“We give a buyer a price for the year and if the price is better, well then, good on the stores. They’re buying a good quality banana, and if the price is worse, the stores carry us for a month or two.“
He recounts a stretch of poor quality on bananas during the past winter, which they addressed by dropping their banana price for a month to 2022 levels not only for the affected customer, but across the board.
Since Freddy, the record-breaking tropical cyclone over Mozambique and northeastern South Africa in February and March which reduced available banana volumes, the sugar cane price has gone up.
Banana farmers in Komatipoort and in Maputo Province are now ripping out bananas and putting in sugar cane, he says, adding that a lot of banana farmers are also still recovering from the drought.
Guiliano Tommasi of RSA market agency with Nisela's two banana managers, Innocent Zwane and Thokozani Ndlangamandla
Nisela Farms drives cotton comeback
Nisela used to grow predominantly sugarcane over 4,300ha, but during a longstanding drought they learned a valuable lesson, Jan says.
“Unfortunately we had to sell Nisela Safari, a 700ha game ranch and lodge but during the nine year drought – everyone had a five year drought, in Eswatini we had a nine year drought because we only get fed from one river basin, the Ngwavuma river basin in KwaZulu-Natal. We have 99% water storage capacity, but not if it doesn’t rain up to Nhlangano and up to Piet Retief.”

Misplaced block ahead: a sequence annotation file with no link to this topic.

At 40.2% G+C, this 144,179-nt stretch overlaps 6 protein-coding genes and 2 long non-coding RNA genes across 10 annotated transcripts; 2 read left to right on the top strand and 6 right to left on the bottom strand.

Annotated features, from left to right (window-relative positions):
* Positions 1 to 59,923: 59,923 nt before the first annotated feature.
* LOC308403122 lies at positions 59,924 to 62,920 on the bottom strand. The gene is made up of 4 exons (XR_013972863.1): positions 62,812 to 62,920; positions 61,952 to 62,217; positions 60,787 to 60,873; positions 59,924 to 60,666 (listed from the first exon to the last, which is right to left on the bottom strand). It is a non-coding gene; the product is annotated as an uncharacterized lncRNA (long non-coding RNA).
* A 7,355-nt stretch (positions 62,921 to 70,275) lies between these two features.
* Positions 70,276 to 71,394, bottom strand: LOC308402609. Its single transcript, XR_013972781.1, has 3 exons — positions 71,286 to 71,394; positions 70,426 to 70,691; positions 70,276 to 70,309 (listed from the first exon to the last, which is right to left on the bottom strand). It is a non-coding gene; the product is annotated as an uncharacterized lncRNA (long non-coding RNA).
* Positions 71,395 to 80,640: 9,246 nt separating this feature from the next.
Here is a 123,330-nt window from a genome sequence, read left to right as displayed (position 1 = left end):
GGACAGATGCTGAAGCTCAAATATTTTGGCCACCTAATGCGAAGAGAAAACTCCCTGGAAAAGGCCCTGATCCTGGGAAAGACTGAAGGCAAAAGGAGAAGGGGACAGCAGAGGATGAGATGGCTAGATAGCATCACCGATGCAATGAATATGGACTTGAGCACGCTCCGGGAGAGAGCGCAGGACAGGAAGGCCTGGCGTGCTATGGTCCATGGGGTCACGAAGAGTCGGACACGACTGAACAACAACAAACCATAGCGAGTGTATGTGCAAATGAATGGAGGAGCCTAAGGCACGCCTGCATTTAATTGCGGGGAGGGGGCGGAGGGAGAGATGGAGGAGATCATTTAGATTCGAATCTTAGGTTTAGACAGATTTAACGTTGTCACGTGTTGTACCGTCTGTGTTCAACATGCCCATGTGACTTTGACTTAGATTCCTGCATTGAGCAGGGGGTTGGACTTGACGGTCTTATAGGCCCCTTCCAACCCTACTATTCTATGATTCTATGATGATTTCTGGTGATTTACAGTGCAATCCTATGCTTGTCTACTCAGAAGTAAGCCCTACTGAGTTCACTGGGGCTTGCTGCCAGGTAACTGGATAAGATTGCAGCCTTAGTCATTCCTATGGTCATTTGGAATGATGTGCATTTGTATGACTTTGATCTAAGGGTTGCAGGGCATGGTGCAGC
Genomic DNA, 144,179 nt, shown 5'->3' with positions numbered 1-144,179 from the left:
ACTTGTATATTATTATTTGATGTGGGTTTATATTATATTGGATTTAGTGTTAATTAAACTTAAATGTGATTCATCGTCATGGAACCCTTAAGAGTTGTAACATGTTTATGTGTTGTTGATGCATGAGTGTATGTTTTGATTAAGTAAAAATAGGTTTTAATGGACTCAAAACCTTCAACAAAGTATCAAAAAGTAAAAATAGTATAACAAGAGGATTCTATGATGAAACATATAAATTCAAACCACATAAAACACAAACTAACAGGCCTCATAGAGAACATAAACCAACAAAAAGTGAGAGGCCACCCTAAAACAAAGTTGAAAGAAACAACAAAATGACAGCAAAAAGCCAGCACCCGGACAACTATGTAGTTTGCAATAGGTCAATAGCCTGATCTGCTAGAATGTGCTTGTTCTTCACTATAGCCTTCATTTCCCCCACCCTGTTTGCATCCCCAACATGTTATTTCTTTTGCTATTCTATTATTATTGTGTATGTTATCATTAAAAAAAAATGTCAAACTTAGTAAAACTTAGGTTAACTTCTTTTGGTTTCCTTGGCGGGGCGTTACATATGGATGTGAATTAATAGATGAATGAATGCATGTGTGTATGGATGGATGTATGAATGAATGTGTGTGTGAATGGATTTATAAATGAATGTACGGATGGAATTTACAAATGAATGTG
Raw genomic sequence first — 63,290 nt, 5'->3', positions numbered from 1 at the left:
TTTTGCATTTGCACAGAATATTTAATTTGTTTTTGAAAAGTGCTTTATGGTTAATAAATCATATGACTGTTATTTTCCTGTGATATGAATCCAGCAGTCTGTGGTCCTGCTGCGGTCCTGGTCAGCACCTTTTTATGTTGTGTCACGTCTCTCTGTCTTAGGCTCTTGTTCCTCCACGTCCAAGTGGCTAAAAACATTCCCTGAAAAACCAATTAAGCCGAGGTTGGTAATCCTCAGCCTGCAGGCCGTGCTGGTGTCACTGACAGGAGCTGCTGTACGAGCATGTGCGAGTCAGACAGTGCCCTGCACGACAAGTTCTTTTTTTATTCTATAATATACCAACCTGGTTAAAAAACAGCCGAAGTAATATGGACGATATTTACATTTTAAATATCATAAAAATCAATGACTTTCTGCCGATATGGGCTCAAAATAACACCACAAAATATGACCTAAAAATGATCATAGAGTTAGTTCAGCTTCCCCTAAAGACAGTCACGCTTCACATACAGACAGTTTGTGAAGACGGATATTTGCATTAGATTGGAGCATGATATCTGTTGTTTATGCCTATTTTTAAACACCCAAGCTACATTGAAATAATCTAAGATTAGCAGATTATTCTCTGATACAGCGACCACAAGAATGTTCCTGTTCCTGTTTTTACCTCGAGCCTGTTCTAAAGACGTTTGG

Now their composition has been modified to 1,200ha sugar cane, 300ha bananas (of which 200 ha is in Nsoko and another 100 ha at Kubuta, 60 km away). There are also sugar beans, as well as cotton making a big comeback which, Jan says, they are driving with government.
“A rare breed of person” cuts sugar cane
Cutting sugar cane by hand is exceptionally gruelling.
At Nisela, a minimum of 10 tonnes per person cut by hand per day is expected, and it takes “a rare breed of person” to cut cane. In fact, Jan remarks, the older cane cutters cut more than their juniors.
“We have a philosophy on our farms that you can’t task a person if you’ve never done a job yourself – so all of us here have cut cane. We know how tough it is, in the heat of the day. When you start here, you have to go through all the processes,” he says.
Cutting sugar cane, a gruelling task which all of Nisela's management have experienced firsthand
“South Africa has a minimum wage but not a lot of people know this, but in Eswatini we have to include a basic ration pack worth around R1,000 for our staff on a monthly basis. We are gazetted to look after our people that way.”
Almost all of Nisela’s managers started as junior personnel who worked themselves up; all of their supervisors and some of their indunas (foremen) are university graduates.
“At Nisela there is a high value placed on human capital. We’re all born and bred Swazis, without the baggage of the history there is in South Africa. We work together, we dance together and we pray together – particularly so here at Nisela.”
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Jan Hendrik Botha